C.F. Møller Architects and skala architecture win the competition for extension of Care Centre Sjælsø in Denmark

Care Centre Sjælsø

The winner of the architectural competition for the Care Centre Sjælsø has been chosen, and it was the proposal from C.F. Møller Architects, skala architecture, ABC – Consulting Engineers and Adserballe & Knudsen which was selected as the best proposal.

The overall design of the winning proposal is a series of independent buildings, arranged in a circle around the existing care centre, whereby the new building is naturally linked to the existing buildings. The emphasis is on well-being and a safe environment for the residents which supports the Danish Rudersdal Municipality’s policy for the elderly and human dignity as well as creating good working conditions for the staff at the centre.

With a focus on the life quality for residents and well-functioning working conditions for staff, the aim is to create varied building complex that can function as a home for people in need of special care. In total, 140 new homes will be created, grouped in slender longitudinal buildings, two by two around a common area.

In the space between the care centre and the new houses, streets, paths, and squares will be created that are safe and enriching for the residents to walk through and helps to signal modern housing rather than institution.

The new Care Centre Sjælsø The original Care Centre Sjælsø was built in 1974 and is now outdated. The project therefore consists of a modernisation and a partial demolition of the current building.

All the existing care homes will be demolished and the remaining part of the building will be converted to provide services such as administration, a production kitchen, a communal laundry, therapy rooms and a day care centre. The original care centre will thus form a kind of town centre with the housing spread around it.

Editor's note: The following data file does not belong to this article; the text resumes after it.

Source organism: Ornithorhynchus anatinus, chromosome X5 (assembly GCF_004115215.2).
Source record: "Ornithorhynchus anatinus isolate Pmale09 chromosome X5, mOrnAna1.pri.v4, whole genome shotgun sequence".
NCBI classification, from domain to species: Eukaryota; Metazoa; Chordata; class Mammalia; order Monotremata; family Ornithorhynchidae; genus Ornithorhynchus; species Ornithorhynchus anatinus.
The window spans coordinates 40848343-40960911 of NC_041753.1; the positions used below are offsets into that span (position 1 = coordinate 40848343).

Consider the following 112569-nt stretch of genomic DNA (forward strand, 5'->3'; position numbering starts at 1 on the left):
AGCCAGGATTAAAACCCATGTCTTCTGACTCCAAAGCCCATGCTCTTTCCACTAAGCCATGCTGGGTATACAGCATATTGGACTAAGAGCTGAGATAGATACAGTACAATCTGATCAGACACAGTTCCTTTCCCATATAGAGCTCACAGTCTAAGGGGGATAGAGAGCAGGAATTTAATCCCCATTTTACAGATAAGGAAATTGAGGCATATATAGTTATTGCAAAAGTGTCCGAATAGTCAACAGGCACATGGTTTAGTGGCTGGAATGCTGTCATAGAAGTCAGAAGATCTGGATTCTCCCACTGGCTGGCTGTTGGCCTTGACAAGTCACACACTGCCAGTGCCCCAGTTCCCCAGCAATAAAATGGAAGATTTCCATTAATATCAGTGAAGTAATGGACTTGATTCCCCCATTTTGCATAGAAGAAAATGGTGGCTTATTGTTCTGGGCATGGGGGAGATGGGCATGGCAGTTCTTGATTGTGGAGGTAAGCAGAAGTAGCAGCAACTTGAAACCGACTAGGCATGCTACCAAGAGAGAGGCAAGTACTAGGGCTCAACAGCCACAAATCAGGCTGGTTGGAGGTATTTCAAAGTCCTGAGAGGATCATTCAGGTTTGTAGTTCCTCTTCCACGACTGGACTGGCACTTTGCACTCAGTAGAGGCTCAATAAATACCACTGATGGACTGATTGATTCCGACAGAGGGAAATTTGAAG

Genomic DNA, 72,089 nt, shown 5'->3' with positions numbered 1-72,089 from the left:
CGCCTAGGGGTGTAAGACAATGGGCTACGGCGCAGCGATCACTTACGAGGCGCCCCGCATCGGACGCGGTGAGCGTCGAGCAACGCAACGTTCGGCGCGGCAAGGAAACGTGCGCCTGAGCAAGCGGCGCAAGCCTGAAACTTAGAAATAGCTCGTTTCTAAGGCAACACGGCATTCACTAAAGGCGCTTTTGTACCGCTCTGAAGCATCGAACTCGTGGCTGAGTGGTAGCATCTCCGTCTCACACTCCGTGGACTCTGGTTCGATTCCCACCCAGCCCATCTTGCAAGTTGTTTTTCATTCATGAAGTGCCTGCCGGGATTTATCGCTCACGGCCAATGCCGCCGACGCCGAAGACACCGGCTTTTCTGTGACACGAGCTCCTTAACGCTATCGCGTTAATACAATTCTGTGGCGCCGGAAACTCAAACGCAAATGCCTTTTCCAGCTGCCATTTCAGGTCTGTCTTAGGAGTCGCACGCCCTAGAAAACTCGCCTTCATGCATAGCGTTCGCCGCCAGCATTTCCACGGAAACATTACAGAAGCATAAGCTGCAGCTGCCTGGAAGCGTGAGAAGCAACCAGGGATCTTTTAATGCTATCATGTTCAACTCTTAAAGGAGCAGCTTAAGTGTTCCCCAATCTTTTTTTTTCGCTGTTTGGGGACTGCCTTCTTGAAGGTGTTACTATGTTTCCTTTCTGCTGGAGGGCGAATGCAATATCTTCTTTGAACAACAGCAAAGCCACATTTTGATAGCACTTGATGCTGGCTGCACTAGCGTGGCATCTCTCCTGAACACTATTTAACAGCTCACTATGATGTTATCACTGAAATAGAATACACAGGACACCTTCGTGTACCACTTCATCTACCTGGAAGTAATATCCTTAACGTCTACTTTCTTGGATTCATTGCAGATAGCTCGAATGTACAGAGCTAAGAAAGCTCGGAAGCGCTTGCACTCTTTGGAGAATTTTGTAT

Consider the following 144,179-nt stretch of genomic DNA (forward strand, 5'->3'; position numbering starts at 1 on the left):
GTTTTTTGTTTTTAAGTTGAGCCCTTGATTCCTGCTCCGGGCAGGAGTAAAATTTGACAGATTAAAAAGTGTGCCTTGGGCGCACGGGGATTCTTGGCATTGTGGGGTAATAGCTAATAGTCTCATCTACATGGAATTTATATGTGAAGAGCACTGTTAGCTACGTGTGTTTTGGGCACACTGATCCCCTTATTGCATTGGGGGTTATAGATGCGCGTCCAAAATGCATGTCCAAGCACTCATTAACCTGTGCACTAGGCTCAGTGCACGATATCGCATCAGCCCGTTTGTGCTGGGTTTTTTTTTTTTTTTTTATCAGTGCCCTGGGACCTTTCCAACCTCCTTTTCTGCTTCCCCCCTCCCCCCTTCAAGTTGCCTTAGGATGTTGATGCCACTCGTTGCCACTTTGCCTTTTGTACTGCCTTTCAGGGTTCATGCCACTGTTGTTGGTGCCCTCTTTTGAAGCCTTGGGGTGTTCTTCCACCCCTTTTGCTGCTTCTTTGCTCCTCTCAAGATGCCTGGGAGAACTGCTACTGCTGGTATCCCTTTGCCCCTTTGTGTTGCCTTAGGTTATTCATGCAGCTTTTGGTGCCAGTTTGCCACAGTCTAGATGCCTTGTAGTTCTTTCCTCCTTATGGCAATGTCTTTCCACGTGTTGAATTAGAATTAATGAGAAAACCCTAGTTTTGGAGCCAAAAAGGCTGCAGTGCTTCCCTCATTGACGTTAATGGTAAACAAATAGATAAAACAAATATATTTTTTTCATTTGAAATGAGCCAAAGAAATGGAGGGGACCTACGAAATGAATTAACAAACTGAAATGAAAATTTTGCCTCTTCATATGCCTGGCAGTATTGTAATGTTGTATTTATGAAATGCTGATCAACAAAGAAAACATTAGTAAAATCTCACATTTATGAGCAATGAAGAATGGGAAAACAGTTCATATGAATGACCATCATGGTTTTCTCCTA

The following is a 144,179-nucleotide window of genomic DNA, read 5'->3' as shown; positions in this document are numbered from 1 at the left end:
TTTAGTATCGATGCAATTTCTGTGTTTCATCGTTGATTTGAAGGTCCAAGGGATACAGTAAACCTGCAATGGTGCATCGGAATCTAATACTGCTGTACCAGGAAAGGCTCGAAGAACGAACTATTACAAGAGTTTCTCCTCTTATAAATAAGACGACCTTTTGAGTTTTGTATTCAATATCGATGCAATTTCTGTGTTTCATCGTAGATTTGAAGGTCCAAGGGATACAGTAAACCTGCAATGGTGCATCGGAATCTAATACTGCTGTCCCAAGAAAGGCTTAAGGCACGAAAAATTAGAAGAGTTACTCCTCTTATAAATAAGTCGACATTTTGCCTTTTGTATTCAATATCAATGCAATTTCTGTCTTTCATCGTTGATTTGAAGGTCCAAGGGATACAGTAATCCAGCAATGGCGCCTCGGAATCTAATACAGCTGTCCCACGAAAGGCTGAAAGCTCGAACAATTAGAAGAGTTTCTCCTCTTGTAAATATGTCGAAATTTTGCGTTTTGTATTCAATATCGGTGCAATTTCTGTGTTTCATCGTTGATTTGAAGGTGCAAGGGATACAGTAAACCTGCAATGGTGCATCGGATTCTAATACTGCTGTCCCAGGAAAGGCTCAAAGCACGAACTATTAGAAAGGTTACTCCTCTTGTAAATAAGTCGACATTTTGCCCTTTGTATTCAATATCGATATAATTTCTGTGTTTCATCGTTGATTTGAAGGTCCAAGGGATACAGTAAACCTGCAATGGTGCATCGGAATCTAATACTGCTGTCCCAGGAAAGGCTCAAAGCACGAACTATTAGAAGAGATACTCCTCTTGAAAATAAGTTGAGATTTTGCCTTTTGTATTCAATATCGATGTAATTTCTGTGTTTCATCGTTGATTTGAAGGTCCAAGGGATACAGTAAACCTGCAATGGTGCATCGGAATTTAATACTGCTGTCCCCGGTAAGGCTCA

The new care homes will be built in three phases in a 360-degree movement around the original care centre. The basic idea is to break with the centralistic thinking of the past, with one large parking lot and one common entrance, and instead work with many smaller houses with their own entrance – at a scale that is adapted to the users and the landscape, and that invites the surrounding community in and the users out.

Good housing with spatial qualities, good daylight conditions and with a good spatial connection to the common areas is created. The sloping facades ensure that all dwellings have a view and that the dwelling never looks over into the neighbour’s dwelling with no perpendicular angles.

Private terraces and French balconies, as well as the communal terraces adjacent to the communal living areas, create a good connection between inside and outside. There will be both single and two-storey residential units.

The first phase with the construction of 42 dwellings is expected to start after the 2023 summer holidays and be completed for move-in on 1 January 2025, the second phase with a further 42 dwellings is expected to be ready for move-in in the second quarter of 2026, and the third phase with 56 dwellings is expected to be completed in the fourth quarter of 2027. Source by C.F. Møller Architects and skala architecture.